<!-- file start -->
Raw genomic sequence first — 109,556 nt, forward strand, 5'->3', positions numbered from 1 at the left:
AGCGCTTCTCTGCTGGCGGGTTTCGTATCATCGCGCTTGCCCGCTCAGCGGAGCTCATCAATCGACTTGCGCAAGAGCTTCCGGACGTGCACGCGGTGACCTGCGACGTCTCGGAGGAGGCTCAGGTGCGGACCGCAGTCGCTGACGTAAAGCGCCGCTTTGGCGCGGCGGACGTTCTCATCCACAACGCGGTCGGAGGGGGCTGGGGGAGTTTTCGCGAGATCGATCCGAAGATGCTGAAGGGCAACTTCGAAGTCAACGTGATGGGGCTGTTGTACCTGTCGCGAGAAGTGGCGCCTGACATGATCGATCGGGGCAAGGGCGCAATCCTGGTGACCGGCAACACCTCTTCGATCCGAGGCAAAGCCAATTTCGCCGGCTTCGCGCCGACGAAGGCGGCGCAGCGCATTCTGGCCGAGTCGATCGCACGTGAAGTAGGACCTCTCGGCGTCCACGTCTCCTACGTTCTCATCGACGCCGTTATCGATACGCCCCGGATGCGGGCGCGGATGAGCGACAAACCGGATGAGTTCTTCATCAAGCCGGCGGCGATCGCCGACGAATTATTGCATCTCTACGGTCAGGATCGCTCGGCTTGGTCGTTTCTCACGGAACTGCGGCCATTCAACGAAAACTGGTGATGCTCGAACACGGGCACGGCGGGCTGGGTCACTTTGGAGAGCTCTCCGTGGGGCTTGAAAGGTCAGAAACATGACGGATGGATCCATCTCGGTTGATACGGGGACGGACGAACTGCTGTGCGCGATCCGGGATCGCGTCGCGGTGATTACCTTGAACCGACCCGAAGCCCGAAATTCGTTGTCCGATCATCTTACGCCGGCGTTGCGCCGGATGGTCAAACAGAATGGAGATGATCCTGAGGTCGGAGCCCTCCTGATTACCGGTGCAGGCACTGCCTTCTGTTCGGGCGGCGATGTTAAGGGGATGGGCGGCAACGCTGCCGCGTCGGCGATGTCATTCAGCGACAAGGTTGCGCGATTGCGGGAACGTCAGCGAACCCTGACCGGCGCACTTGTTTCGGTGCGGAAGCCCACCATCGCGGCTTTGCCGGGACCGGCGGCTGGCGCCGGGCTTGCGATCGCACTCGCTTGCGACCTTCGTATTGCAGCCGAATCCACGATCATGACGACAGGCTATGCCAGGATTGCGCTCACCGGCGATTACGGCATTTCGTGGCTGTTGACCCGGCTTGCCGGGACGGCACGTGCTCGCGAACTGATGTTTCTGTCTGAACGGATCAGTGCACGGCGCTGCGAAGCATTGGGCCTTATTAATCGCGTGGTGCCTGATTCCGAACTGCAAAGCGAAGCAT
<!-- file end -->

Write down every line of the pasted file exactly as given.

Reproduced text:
Raw genomic sequence first — 109,556 nt, forward strand, 5'->3', positions numbered from 1 at the left:
AGCGCTTCTCTGCTGGCGGGTTTCGTATCATCGCGCTTGCCCGCTCAGCGGAGCTCATCAATCGACTTGCGCAAGAGCTTCCGGACGTGCACGCGGTGACCTGCGACGTCTCGGAGGAGGCTCAGGTGCGGACCGCAGTCGCTGACGTAAAGCGCCGCTTTGGCGCGGCGGACGTTCTCATCCACAACGCGGTCGGAGGGGGCTGGGGGAGTTTTCGCGAGATCGATCCGAAGATGCTGAAGGGCAACTTCGAAGTCAACGTGATGGGGCTGTTGTACCTGTCGCGAGAAGTGGCGCCTGACATGATCGATCGGGGCAAGGGCGCAATCCTGGTGACCGGCAACACCTCTTCGATCCGAGGCAAAGCCAATTTCGCCGGCTTCGCGCCGACGAAGGCGGCGCAGCGCATTCTGGCCGAGTCGATCGCACGTGAAGTAGGACCTCTCGGCGTCCACGTCTCCTACGTTCTCATCGACGCCGTTATCGATACGCCCCGGATGCGGGCGCGGATGAGCGACAAACCGGATGAGTTCTTCATCAAGCCGGCGGCGATCGCCGACGAATTATTGCATCTCTACGGTCAGGATCGCTCGGCTTGGTCGTTTCTCACGGAACTGCGGCCATTCAACGAAAACTGGTGATGCTCGAACACGGGCACGGCGGGCTGGGTCACTTTGGAGAGCTCTCCGTGGGGCTTGAAAGGTCAGAAACATGACGGATGGATCCATCTCGGTTGATACGGGGACGGACGAACTGCTGTGCGCGATCCGGGATCGCGTCGCGGTGATTACCTTGAACCGACCCGAAGCCCGAAATTCGTTGTCCGATCATCTTACGCCGGCGTTGCGCCGGATGGTCAAACAGAATGGAGATGATCCTGAGGTCGGAGCCCTCCTGATTACCGGTGCAGGCACTGCCTTCTGTTCGGGCGGCGATGTTAAGGGGATGGGCGGCAACGCTGCCGCGTCGGCGATGTCATTCAGCGACAAGGTTGCGCGATTGCGGGAACGTCAGCGAACCCTGACCGGCGCACTTGTTTCGGTGCGGAAGCCCACCATCGCGGCTTTGCCGGGACCGGCGGCTGGCGCCGGGCTTGCGATCGCACTCGCTTGCGACCTTCGTATTGCAGCCGAATCCACGATCATGACGACAGGCTATGCCAGGATTGCGCTCACCGGCGATTACGGCATTTCGTGGCTGTTGACCCGGCTTGCCGGGACGGCACGTGCTCGCGAACTGATGTTTCTGTCTGAACGGATCAGTGCACGGCGCTGCGAAGCATTGGGCCTTATTAATCGCGTGGTGCCTGATTCCGAACTGCAAAGCGAAGCAT